66.         Although the time frame for measures defined by the current Action Plan 2009-2012 has not been duly met, the Georgian authorities and international NGOs active on the subject acknowledged that in the reporting period the pace of the privatisation process advanced. The registration for privatisation is also advancing actively as it is now part of a new communication strategy of the MRA, which pays particular attention to the information given when IDPs consider a privatisation agreement (e.g. voluntary basis of privatisation, rehabilitation, housing standards, etc.). The Secretariat was informed that currently the files of 14 000 families are in the pipeline and 2500 families have already finished the registration.

67.         The pace of privatisation has been conducted jointly with the rehabilitation of collective centres and their transfer of ownership to IDPs. It should also be indicated that no evictions have taken place since March 2012.

68.         At the present stage, major concerns for housing and sheltering were expressed with regard to the situation of persons in private accommodation[12]: although approximately half of the IDPs from the collective sector have been provided with property, the majority of IDPs living in private sector are still unsettled. Being in rented or borrowed accommodation, many of them complain about significant “housing insecurity”.

69.         Critics also continue to draw attention to poor leaving conditions of IDPs as well as to the low quality of construction works and housing provided. Part of IDPs live in hazardous living conditions (i.e. buildings on the verge of collapse). Given the draining of economic resources, many are pessimistic that this situation will be resolved in the nearest future. In 2011, the Public Defender already defined the situation as “deplorable”.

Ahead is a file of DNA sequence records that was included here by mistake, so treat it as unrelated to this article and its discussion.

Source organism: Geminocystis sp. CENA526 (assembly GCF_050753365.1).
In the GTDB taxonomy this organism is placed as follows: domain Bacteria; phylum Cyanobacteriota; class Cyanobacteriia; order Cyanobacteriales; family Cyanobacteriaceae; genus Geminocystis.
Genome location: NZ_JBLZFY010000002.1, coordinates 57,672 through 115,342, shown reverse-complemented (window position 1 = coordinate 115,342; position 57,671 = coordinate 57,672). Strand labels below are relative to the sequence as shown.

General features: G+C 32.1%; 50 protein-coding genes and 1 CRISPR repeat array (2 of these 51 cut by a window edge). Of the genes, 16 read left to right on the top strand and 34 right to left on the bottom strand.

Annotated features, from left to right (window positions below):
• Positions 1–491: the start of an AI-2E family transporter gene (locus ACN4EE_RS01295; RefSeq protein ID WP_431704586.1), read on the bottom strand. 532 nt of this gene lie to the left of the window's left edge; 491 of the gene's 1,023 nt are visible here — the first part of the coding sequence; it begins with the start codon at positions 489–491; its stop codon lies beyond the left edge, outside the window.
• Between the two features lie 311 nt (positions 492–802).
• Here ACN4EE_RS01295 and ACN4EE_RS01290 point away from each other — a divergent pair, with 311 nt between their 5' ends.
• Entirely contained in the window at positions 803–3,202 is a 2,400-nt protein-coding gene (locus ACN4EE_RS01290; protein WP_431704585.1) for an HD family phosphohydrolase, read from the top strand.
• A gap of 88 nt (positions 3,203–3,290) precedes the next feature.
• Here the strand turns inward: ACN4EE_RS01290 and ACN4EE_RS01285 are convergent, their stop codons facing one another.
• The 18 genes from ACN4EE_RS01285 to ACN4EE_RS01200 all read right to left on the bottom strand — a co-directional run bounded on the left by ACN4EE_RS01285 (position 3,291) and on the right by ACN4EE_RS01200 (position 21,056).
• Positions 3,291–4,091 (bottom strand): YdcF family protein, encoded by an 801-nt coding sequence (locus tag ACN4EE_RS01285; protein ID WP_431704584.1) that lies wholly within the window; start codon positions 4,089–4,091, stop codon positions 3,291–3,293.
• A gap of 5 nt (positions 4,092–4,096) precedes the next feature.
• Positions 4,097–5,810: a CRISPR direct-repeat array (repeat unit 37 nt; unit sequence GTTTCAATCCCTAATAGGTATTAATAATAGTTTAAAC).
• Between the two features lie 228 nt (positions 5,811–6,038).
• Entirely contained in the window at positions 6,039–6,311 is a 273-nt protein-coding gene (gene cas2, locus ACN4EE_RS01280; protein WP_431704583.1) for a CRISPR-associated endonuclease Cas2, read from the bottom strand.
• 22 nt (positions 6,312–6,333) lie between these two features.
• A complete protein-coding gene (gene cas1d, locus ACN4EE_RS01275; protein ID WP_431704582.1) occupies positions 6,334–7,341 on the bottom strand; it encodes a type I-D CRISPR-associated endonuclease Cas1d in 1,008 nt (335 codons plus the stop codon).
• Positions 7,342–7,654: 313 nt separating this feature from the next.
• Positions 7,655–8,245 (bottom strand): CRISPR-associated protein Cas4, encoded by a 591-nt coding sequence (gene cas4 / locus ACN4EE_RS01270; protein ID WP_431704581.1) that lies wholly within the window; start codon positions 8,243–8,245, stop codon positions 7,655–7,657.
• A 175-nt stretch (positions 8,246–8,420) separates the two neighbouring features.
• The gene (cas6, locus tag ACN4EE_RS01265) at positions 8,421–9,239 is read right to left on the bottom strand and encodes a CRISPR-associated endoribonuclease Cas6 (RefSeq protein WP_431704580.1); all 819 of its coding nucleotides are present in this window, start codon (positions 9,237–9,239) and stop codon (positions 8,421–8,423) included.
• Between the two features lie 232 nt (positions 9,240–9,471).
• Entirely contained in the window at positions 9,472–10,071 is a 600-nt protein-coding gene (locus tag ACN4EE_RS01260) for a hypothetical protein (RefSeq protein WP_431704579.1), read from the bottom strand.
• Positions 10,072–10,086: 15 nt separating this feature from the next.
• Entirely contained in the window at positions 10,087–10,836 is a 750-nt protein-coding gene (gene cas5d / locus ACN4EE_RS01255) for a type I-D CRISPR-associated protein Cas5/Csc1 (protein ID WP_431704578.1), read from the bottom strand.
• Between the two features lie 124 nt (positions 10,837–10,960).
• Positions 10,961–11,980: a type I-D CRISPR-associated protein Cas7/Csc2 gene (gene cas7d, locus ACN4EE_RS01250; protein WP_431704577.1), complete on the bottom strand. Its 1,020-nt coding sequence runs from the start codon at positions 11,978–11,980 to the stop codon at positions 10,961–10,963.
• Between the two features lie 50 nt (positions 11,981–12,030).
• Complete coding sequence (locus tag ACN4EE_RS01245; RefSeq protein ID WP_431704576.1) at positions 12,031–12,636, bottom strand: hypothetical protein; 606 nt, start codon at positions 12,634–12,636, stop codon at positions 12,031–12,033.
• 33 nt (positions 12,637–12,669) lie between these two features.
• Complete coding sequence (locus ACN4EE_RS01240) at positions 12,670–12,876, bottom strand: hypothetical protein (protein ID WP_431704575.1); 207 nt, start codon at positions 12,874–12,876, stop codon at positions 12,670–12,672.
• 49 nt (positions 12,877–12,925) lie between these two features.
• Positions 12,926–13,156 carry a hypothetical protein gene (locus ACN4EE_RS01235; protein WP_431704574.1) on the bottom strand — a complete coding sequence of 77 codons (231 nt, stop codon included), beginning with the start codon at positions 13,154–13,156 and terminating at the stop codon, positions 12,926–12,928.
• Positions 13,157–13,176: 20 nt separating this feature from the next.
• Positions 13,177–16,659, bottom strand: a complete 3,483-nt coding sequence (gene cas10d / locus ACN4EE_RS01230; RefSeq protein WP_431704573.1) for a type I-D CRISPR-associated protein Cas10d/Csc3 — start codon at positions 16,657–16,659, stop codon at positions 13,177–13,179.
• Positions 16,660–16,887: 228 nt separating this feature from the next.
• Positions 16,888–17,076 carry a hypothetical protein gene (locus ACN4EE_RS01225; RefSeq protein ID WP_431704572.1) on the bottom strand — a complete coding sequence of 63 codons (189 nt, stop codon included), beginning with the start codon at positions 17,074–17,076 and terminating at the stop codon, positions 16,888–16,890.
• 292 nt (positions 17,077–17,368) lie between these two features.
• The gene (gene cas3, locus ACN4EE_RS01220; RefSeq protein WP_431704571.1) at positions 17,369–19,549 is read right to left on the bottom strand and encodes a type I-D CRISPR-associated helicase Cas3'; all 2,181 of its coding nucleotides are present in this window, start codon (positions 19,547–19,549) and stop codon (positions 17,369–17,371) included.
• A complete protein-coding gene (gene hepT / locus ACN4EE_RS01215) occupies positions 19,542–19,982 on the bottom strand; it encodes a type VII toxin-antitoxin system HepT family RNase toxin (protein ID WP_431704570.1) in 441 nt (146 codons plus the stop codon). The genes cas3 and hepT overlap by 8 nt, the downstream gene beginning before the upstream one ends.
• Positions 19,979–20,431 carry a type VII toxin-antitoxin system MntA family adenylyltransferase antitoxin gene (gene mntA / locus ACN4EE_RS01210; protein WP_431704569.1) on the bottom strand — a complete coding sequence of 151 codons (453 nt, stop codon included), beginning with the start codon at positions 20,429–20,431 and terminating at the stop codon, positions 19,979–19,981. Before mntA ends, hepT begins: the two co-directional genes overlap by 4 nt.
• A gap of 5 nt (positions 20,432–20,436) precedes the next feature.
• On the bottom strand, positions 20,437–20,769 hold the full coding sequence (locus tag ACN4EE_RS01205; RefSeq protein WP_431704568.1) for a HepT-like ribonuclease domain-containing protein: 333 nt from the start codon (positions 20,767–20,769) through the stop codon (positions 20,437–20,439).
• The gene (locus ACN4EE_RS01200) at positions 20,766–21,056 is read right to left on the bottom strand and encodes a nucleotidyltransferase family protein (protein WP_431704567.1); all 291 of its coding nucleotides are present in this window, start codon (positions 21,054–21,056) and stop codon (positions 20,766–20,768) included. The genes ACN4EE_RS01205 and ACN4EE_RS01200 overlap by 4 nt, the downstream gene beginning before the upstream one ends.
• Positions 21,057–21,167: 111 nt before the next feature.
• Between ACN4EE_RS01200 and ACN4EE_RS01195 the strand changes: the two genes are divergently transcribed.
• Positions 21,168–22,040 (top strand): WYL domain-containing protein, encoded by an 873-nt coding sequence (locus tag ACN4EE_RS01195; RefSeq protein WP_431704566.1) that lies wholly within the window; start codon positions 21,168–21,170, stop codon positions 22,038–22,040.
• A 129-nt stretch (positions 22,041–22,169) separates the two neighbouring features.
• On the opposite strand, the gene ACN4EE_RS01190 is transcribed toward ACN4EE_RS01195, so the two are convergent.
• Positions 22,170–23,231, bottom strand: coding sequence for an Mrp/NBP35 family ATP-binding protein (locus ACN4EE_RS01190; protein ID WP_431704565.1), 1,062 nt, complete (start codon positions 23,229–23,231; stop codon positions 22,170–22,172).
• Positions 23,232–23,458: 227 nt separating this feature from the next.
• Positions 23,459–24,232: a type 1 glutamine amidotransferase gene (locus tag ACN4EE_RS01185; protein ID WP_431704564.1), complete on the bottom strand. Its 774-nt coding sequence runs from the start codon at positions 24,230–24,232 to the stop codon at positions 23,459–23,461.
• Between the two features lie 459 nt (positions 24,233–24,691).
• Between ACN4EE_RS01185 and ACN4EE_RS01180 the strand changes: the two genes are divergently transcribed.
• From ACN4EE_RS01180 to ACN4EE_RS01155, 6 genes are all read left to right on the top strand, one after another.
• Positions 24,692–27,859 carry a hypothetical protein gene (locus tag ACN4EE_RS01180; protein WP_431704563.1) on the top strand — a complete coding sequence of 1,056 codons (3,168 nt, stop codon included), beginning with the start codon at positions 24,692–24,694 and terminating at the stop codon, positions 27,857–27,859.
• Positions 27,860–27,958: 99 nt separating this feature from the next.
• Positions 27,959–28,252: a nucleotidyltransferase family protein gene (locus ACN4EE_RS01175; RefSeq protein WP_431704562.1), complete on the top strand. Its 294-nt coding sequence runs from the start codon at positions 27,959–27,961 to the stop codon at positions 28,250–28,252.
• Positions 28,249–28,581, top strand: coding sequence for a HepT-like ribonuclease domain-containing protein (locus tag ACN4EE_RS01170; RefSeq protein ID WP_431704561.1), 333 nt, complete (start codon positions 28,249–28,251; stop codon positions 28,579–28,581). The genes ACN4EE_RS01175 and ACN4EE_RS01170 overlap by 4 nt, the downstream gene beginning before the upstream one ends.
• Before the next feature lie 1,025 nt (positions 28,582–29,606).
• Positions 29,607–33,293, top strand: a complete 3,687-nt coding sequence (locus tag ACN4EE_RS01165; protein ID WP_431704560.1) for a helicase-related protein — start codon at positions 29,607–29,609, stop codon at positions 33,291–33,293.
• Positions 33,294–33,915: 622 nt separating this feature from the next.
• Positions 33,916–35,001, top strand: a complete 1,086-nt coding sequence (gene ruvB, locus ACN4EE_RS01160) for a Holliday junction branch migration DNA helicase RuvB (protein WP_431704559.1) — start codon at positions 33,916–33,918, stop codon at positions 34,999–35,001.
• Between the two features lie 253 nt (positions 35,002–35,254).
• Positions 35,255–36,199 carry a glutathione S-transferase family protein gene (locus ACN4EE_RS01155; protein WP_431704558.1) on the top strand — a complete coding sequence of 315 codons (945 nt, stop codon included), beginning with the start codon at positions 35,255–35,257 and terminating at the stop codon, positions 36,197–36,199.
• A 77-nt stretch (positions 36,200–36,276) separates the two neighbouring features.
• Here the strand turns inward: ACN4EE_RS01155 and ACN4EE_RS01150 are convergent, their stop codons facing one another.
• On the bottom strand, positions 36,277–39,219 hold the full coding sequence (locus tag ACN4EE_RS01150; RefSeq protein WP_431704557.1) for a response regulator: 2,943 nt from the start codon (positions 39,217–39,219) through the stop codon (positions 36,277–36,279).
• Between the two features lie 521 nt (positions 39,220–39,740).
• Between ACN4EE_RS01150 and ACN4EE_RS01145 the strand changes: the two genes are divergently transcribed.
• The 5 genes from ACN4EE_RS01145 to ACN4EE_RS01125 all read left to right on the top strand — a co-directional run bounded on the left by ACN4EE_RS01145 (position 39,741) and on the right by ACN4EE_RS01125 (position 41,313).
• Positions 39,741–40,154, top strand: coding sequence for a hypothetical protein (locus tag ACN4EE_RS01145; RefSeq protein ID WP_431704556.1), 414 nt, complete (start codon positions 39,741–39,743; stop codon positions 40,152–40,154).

70.         Taking into account that the construction of residential buildings continues (it was announced that ten buildings of 320 apartments were to be built in Zugdidi in 2012), concerns persist with regard to unclear criteria used by the authorities during the selection of IDP families for allocation process.

71.         As for the absence of heating in the winter season – the subject of concerns in previous years – the MRA reported not having identified any specific winter care urgency for this season: if necessary, work with local government authorities on individual needs and requests will be conducted with a general objective to move from humanitarian assistance to more sustainable development stage.

72.         In parallel with accommodation, various social integration activities were mentioned as being implemented in co-operation with partner organisations. A number of community-type projects are conducted for women and youth participation, and computer literacy is advanced. The representatives of the Georgian Government informed the Secretariat that the access of IDPs to education, health care and other basic social services facilities is ensured.

73.         As for employment, one of the ongoing initiatives of the Georgian Government is the setting-up of an Employment Database, to be integrated by each Ministry, including the MRA, for its purposes. The MRA informed the Secretariat that the setting-up of such database should bring economic prospective to approximately 60 000 families of IDPs.

74.         Such international organisations as the UNHCR, ICRC, NRC and DRC are conducting a number of capacity-building projects for IDPs and returnees in order to support them and improve their self-reliance.

75.         Reference should also be made to the publicly available survey for returnees to the Shida Kartli region, published in August 2012[13]. Almost all respondents in the 40 villages under review stated that Georgian private banks refuse to afford credit to the residents of the villages near the ABL given that they are a high security risk and unpredictable in terms of loan repayments. Thus, agricultural inputs (e.g. fertilizers, fuel) could not be obtained and income generation activities are in danger. It has been reported that returnees expressed the wish that the government launch targeted projects for agricultural development in the returnee areas.

IV      Activities of Council of Europe organs and institutions and their follow-up

IV.1. Parliamentary Assembly of the Council of Europe

IV.1.i  Monitoring Committee (AS/Mon)

76.         The Monitoring Committee decided in 2011 that: